The next phase of tornado recovery will be a “heavy lift” requiring the hands of many over the next two years, say those working to mend the lives of Memorial Day tornadoes survivors.
“It’s really going to take the entire community being involved, whether it’s financial donations to the Dayton Foundation’s recovery fund or its labor in terms of getting the organizations you work with or worship with involved,” said Laura Mercer, who is directing the effort to help individuals and households recover.
More than 100 area officials, leaders of social service agencies, nonprofits and faith-based groups, along with those in public health, law enforcement and emergency services met Wednesday afternoon at Sinclair Community College to learn about the uphill push coming next.
“We need your help in order to do this. It’s a heavy lift,” said Mercer, also Sinclair’s Centerville Campus executive director.
The next step will add long-term community recovery components — those more focused on public infrastructure, economic recovery and health and social services needs — to efforts already keyed on individual recovery, said Mary Kucenski, a FEMA voluntary agency liaison.
“While they are separate, they are actually somewhat interconnected, and it’s important they work together,” she said.
The Miami Valley Regional Planning Commission (MVRPC), which serves Montgomery County as well as the affected areas in Miami and Greene counties, will oversee the long-term community recovery, officials said.
“We want all jurisdictions to be lifted up,” said Brian Martin, MVRPC executive director. “I know that the needs are huge, and the needs are immediate, and the communities definitely need support.”
MVRPC organization will also be hiring an experienced local disaster recovery manager, Martin said.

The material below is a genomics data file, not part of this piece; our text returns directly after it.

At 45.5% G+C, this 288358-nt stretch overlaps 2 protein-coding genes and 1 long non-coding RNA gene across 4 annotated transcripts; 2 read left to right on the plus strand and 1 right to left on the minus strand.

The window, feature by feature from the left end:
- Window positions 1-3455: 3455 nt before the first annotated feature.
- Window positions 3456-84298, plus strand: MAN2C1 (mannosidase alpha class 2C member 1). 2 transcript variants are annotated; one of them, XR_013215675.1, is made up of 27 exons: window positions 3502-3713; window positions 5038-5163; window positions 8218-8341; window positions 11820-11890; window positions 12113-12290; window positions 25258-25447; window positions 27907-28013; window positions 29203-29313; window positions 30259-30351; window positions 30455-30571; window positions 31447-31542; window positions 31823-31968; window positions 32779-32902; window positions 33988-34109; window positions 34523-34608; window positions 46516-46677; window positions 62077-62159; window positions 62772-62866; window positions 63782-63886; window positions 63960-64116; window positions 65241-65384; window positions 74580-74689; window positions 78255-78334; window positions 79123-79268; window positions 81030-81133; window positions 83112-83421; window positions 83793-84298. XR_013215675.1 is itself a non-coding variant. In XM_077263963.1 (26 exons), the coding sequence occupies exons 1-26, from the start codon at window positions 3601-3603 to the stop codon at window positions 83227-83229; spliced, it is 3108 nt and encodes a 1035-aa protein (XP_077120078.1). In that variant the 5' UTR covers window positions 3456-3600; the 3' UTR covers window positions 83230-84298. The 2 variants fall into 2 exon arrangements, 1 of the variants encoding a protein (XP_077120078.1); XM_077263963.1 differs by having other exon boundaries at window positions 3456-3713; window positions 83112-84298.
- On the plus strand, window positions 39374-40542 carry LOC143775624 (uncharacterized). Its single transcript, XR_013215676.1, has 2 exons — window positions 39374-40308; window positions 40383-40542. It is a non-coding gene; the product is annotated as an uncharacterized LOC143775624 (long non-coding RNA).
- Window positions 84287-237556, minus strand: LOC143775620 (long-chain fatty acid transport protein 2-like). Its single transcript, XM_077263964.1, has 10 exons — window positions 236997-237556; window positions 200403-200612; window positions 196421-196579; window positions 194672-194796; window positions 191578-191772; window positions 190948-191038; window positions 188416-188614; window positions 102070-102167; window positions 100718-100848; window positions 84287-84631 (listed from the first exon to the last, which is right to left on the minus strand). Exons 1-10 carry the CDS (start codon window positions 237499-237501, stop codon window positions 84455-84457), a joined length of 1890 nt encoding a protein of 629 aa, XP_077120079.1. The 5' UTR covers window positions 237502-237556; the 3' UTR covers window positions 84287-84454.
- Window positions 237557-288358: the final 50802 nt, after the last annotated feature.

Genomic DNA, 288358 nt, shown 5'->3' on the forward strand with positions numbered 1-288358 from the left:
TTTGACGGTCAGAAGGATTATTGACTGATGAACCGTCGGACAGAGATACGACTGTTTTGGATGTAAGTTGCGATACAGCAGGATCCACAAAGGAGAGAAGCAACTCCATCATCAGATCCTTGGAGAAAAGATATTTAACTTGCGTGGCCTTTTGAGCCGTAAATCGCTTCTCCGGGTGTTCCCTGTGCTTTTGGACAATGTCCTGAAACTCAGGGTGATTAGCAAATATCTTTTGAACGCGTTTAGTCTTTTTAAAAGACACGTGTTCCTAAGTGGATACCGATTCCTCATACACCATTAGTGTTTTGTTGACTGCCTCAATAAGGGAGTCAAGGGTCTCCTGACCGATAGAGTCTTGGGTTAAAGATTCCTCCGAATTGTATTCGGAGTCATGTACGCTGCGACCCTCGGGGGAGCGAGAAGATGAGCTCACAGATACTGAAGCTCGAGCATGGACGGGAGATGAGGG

A record-setting 21 tornadoes hit Ohio on Memorial Day night and into the next morning, including 15 in this region, one devastating EF4 twister.
Up to 1,100 households were displaced by Memorial Day tornadoes in Montgomery County and more than 750 are still struggling to find a place to live, according to FEMA.
Montgomery County Administrator Michael Colbert reminded those in attendance of the critical danger the region faced that night and the many efforts — from first responders to utility workers — that went into saving lives and property.
“When I went through Trotwood that night, the whole city smelled of gas,” he said.
Montgomery County Commissioner Judy Dodge said the first responders and emergency management officials guided the region through “some of the most challenging months this county has ever experienced,” but everyone will need to pitch in for years to come.
“Their hard work has set us up for a successful long-term recovery effort,” she said. “But … when we leave here today our goal is to have everyone in this room understand their role and how they fit together in this process.”
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